It’s often been said that you can glean an insight into the aspirations of a society by looking at its buildings. And yet architecture can be misleading — particularly in a country as contradictory as Brazil.
Brazilian architecture first made its mark in the 1930s with the blistering debut of Oscar Niemeyer. His Brutalist buildings shot up like curvy concrete dreams —as bold in their sinuosity as they were in their hopes of bringing about a socialist utopia. While the latter was never realised, Niemeyer did establish concrete as the material du jour of Brazilian modernism. A symbol of power and permanence, it took on an almost reverent significance — the only material capable of taming Brazil’s Atlantic forests.
The years that followed were neither so glamorous nor as audacious. Concrete continued to eat its way through the jungle, connecting the prosperous south with the ancient forests of the North.
Several major infrastructure projects began only to be forgotten. Sewn into each of the contracts — be it the Trans Amazonian railway or the Angra III Nuclear Plant — were ample opportunities for sticky fingered plundering by the Brazilian elite.
In 2019, Elaine Brum tapped into popular sentiment when she described Brazil as a “constructor of ruins” — a claim now poignantly underscored by the festering Rio Olympic park.
So it might take readers by surprise to learn of a new architectural masterplan in Brazil’s North East.
In late January, Bjarke Ingels, of the all-star architecture firm, BIG, joined Jair Bolsonaro and a couple of cabinet cronies for a two-week tour of Brazil. Accompanied by investors from the Mexican group, Be-Nômade, they were here on a fact-finding mission to discuss the future of tourism in the country’s idyllic North East.
“”We have travelled Brazil’s northeast region with our collaborators from Nômade Group and met with local governors and mayors, as well as the relevant ministries of economy, culture and tourism and finally the president’s office to gauge the possibility of devising a holistic masterplan for the northeastern coastal states of Brazil to create ecologically and economically sustainable development,” Ingels affirmed .
News of the pairing initially took the media off guard, with portions of the design community immediately denouncing Ingels for fraternizing with a fascist.
While the allegation may ring true, in his impassioned defence, Ingels stumbles upon two important questions.
How we do deal with despots when it comes to international development? And is it ever possible to separate the project from the regime?
How better to impact the future of the region and the country than to plant the ideas we believe in at the highest level of government? Neither the president nor the ministers are our clients, but we are happy to share our ideas and ideals with a government that is willing to listen. As much as I would enjoy working in a bubble where everybody agrees with me, the places that can really benefit from our involvement are the places that are further from the ideals that we already hold. I love Brazil as a country, and I really want to see Brazil succeed.Bjarke Ingels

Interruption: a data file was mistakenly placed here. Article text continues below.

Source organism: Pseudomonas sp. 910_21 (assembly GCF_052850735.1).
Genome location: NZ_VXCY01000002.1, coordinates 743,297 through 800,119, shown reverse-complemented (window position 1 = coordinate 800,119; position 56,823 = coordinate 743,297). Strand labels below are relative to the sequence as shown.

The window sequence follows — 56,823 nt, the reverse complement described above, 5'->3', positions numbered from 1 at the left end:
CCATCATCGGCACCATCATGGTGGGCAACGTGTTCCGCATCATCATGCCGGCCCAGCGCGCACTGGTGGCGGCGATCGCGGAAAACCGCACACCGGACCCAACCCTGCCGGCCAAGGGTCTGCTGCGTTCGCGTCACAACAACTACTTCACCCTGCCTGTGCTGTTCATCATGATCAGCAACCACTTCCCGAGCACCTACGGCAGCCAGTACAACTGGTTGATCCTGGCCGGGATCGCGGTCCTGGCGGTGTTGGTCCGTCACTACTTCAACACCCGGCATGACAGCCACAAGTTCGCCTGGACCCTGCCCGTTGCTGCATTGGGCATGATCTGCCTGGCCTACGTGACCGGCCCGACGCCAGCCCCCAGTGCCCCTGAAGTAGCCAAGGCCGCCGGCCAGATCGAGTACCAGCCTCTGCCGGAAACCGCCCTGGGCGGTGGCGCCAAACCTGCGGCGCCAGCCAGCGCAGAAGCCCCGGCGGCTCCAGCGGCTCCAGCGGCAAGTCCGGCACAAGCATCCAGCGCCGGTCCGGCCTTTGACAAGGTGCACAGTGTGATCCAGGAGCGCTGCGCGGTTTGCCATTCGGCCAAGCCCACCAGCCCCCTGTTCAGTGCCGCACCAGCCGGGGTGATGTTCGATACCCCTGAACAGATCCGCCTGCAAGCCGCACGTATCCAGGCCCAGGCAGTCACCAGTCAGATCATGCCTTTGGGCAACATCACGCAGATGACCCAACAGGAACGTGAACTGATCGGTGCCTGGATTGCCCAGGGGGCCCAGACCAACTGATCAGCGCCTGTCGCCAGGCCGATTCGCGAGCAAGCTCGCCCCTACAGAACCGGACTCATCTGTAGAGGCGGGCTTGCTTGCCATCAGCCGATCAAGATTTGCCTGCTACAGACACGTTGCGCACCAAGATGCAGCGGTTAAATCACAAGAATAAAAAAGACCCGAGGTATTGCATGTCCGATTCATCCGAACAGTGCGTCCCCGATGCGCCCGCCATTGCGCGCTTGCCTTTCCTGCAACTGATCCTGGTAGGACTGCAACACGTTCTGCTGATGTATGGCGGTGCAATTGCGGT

In this particular instance it helps to get a little bit of context on the area that Bozo and his cabinet cronies are looking to develop.
This is not a down-town region of San Fran, destined to morph into a slick Apple Campus, but rather an area larger than France, Spain and Greece combined.
Comprising nine giant states, 8 thousand kilometres of pristine beaches and the lowest human development index in the country, it is a beautiful yet complex region.
Critics most ardent claim is that such a grandiose plan would legitimise the government, opening the floodgates for investors to do business with the belligerent Jair Bolsonaro.
However, the essence of this project — described as a bare-foot tourism endeavour — seem to be entirely at odds with the slash and burn conservatism of the Bolsonaro government.
If it came into fruition it could be the start of a new era of architecture in Brazil — a chance to turn the page from some the Brutalist tenets that have proved so ecologically damaging.
And if Brazil is to wean itself off its dangerous dependency on commodities (and the corresponding ecocide that comes with them) it will need other service-based sectors.
Sustainable tourism – however oxymoronic that might sound – represents a viable alternative. Not only does it employ citizens of all education levels but its profits, for the most part, can be relied upon to remain local.
Another question that must be asked is if not Ingels, then who? This is a government who has committed itself to development at all costs, accused of inciting violence against whoever gets in their way.
The knee-jerk reaction to any figure as repugnant as Bolsonaro is isolation. And yet in sitting back and letting things fester, we surrender the possibility of a better future.
The proposed masterplan offers a vision that Brazil’s maligned north-east deserves, one rooted in community, renewables and a celebration of its culture.
At a time in which clowns and xenophobes occupy public office, perhaps its only right that we must rely on architects to build diplomatic bridges. But build we must. Because if public opinion is anything to go by, Bolsonaro is not going anywhere. And we let him trample over Brazil at our peril.